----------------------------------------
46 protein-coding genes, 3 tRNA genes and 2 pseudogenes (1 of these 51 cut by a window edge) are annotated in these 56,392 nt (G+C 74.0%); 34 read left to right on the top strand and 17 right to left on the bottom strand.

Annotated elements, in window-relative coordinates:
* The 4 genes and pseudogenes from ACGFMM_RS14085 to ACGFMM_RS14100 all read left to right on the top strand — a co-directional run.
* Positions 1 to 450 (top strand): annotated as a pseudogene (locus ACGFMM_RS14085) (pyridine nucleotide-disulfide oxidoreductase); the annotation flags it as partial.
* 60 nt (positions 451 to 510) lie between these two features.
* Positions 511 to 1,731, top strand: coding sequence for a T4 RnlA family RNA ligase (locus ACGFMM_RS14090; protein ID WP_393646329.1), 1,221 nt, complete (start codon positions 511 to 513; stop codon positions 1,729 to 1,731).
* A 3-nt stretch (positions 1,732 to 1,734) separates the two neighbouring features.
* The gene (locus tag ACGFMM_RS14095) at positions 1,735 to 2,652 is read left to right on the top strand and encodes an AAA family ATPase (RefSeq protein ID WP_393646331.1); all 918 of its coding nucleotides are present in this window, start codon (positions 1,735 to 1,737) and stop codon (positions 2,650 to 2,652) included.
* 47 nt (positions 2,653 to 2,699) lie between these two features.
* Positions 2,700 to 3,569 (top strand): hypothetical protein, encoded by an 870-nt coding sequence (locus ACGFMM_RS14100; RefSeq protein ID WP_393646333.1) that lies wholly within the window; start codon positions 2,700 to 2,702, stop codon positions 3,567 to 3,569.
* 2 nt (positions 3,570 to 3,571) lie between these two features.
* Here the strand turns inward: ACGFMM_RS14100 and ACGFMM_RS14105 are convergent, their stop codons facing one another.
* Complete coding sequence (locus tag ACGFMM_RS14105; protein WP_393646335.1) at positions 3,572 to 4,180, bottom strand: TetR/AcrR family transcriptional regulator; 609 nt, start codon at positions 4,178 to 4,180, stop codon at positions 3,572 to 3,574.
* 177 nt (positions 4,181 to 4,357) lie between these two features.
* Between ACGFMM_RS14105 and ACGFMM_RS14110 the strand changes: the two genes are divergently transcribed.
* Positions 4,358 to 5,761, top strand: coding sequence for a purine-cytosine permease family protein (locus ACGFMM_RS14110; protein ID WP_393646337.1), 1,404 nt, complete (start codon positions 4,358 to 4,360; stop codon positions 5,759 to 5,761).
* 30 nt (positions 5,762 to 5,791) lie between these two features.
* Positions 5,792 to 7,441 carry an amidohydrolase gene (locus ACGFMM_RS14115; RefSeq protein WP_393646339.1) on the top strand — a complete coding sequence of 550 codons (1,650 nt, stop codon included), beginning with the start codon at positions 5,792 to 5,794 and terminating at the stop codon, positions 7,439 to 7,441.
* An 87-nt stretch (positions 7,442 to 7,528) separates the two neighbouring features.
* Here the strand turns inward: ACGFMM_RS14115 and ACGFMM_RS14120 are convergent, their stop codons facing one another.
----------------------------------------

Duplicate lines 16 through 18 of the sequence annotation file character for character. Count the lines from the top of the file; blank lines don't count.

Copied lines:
* Positions 4,358 to 5,761, top strand: coding sequence for a purine-cytosine permease family protein (locus ACGFMM_RS14110; protein ID WP_393646337.1), 1,404 nt, complete (start codon positions 4,358 to 4,360; stop codon positions 5,759 to 5,761).
* 30 nt (positions 5,762 to 5,791) lie between these two features.
* Positions 5,792 to 7,441 carry an amidohydrolase gene (locus ACGFMM_RS14115; RefSeq protein WP_393646339.1) on the top strand — a complete coding sequence of 550 codons (1,650 nt, stop codon included), beginning with the start codon at positions 5,792 to 5,794 and terminating at the stop codon, positions 7,439 to 7,441.